A vortex is a circulating eddy of air, like a mini-tornado, caused by low-flying aircraft. The effect, which is particularly significant as aircraft come in to land, is to suck tiles off the roof. Replacement tiles need to be firmly fixed and Redland 49 tiles allow for both clips and nails to be used as required by the BRE guidance document DG467. The small format of the tile combined with this dual fixing provides the most secure fixing possible.
Heathrow airport has been offering replacement roofs when vortex strikes occur for over 20 years and the Redland 49 tile is one of the few products to have passed stringent wind tunnel tests, qualifying it for use in the project.
Contractor Richardson Roofing has been using Redland 49 tiles on this project for decades and Site Manager Kevin Taylor is an enthusiast: “It’s a lovely adaptable product that is easy to work with. It’s an easy tile to fix and has a soft cambered profile, making for a good looking roof.”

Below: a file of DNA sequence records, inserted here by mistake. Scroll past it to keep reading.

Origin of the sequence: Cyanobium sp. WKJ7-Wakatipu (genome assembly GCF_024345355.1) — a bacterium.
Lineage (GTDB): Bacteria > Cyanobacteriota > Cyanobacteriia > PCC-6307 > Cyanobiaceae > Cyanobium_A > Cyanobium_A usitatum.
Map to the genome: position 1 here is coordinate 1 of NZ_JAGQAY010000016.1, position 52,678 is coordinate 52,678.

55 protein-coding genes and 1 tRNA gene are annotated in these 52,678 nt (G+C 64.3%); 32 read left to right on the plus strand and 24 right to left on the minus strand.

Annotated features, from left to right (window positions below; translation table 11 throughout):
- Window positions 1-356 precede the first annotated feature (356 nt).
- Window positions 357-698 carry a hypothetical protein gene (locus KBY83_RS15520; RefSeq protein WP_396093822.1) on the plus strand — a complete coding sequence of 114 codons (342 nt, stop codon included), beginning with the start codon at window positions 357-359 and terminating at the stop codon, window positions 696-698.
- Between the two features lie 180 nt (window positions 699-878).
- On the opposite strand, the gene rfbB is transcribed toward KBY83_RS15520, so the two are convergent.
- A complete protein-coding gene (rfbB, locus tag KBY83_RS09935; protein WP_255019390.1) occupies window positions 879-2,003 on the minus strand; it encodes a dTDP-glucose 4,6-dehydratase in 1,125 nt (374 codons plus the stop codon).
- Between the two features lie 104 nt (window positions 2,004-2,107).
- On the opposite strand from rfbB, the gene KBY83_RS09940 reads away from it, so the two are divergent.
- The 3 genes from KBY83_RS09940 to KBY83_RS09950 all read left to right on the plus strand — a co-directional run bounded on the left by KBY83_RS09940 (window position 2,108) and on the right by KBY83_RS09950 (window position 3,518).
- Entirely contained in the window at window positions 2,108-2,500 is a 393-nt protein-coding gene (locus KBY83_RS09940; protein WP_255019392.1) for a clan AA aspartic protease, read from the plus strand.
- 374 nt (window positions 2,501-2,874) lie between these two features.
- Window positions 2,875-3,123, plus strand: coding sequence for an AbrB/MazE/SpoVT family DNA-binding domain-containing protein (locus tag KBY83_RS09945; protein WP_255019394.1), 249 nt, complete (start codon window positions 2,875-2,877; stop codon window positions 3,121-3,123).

Redland 49 is a small interlocking concrete tile that has been in manufacture for 65 years and is particularly popular in London and the South East where it is the ubiquitous tile of choice for huge areas of post-war housing.
Band of Builders and BMI team up for community project
When building charity Band of Builders learnt of the challenges faced by plasterer Iain Dodd’s family, it was eager to do what it could to help. Band of Builders – “run by tradespeople, for tradespeople” – aims to help members of the construction industry community when times get tough: and tough describes the Dodd’s family situation.
Ford motors on
Nine months after winning the BMI Apprentice of the Year for pitched roofing, Roofing Today caught up with Matt Ford on a roof in Hertfordshire to chat about the competition, what he’s doing now and where he sees himself in the future.
Award-winning roof returns school to former glory
Find out why pitched roofing awards winner St Josephs school was such a challenging project.